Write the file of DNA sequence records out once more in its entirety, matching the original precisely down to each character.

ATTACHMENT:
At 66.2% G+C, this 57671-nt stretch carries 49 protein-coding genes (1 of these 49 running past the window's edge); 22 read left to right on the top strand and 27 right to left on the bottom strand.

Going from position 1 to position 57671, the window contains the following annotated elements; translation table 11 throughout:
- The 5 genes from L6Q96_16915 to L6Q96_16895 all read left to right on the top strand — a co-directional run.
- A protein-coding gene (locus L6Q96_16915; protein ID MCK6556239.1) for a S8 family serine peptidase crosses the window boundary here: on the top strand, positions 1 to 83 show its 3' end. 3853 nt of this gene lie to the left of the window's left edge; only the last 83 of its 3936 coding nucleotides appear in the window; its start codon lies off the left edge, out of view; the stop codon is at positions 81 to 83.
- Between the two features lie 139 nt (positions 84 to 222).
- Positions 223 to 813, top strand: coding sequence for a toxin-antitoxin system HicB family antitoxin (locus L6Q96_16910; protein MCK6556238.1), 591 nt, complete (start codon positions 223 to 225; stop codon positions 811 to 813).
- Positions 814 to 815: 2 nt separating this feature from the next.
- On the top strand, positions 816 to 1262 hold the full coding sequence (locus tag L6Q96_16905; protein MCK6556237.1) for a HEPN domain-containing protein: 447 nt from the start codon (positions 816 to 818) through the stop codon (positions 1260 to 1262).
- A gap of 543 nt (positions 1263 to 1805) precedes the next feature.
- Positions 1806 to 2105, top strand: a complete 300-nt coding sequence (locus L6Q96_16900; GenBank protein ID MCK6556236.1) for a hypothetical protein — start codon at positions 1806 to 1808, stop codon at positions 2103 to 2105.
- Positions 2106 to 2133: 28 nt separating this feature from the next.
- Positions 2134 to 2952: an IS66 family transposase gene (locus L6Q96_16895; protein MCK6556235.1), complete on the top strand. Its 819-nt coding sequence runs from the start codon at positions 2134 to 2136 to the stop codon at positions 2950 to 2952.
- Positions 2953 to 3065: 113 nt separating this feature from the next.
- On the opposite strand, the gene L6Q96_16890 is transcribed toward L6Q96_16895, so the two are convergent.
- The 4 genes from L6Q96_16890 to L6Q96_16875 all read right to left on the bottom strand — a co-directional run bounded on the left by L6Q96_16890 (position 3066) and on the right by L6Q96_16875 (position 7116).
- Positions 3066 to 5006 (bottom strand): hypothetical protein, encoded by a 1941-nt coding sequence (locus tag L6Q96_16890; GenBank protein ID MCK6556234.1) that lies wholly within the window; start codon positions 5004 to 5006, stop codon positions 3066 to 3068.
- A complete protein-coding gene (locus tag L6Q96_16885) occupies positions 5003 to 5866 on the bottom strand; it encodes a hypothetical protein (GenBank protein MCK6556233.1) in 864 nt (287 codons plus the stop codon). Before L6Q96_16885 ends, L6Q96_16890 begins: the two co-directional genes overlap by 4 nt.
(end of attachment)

At 66.2% G+C, this 57671-nt stretch carries 49 protein-coding genes (1 of these 49 running past the window's edge); 22 read left to right on the top strand and 27 right to left on the bottom strand.

Going from position 1 to position 57671, the window contains the following annotated elements; translation table 11 throughout:
- The 5 genes from L6Q96_16915 to L6Q96_16895 all read left to right on the top strand — a co-directional run.
- A protein-coding gene (locus L6Q96_16915; protein ID MCK6556239.1) for a S8 family serine peptidase crosses the window boundary here: on the top strand, positions 1 to 83 show its 3' end. 3853 nt of this gene lie to the left of the window's left edge; only the last 83 of its 3936 coding nucleotides appear in the window; its start codon lies off the left edge, out of view; the stop codon is at positions 81 to 83.
- Between the two features lie 139 nt (positions 84 to 222).
- Positions 223 to 813, top strand: coding sequence for a toxin-antitoxin system HicB family antitoxin (locus L6Q96_16910; protein MCK6556238.1), 591 nt, complete (start codon positions 223 to 225; stop codon positions 811 to 813).
- Positions 814 to 815: 2 nt separating this feature from the next.
- On the top strand, positions 816 to 1262 hold the full coding sequence (locus tag L6Q96_16905; protein MCK6556237.1) for a HEPN domain-containing protein: 447 nt from the start codon (positions 816 to 818) through the stop codon (positions 1260 to 1262).
- A gap of 543 nt (positions 1263 to 1805) precedes the next feature.
- Positions 1806 to 2105, top strand: a complete 300-nt coding sequence (locus L6Q96_16900; GenBank protein ID MCK6556236.1) for a hypothetical protein — start codon at positions 1806 to 1808, stop codon at positions 2103 to 2105.
- Positions 2106 to 2133: 28 nt separating this feature from the next.
- Positions 2134 to 2952: an IS66 family transposase gene (locus L6Q96_16895; protein MCK6556235.1), complete on the top strand. Its 819-nt coding sequence runs from the start codon at positions 2134 to 2136 to the stop codon at positions 2950 to 2952.
- Positions 2953 to 3065: 113 nt separating this feature from the next.
- On the opposite strand, the gene L6Q96_16890 is transcribed toward L6Q96_16895, so the two are convergent.
- The 4 genes from L6Q96_16890 to L6Q96_16875 all read right to left on the bottom strand — a co-directional run bounded on the left by L6Q96_16890 (position 3066) and on the right by L6Q96_16875 (position 7116).
- Positions 3066 to 5006 (bottom strand): hypothetical protein, encoded by a 1941-nt coding sequence (locus tag L6Q96_16890; GenBank protein ID MCK6556234.1) that lies wholly within the window; start codon positions 5004 to 5006, stop codon positions 3066 to 3068.
- A complete protein-coding gene (locus tag L6Q96_16885) occupies positions 5003 to 5866 on the bottom strand; it encodes a hypothetical protein (GenBank protein MCK6556233.1) in 864 nt (287 codons plus the stop codon). Before L6Q96_16885 ends, L6Q96_16890 begins: the two co-directional genes overlap by 4 nt.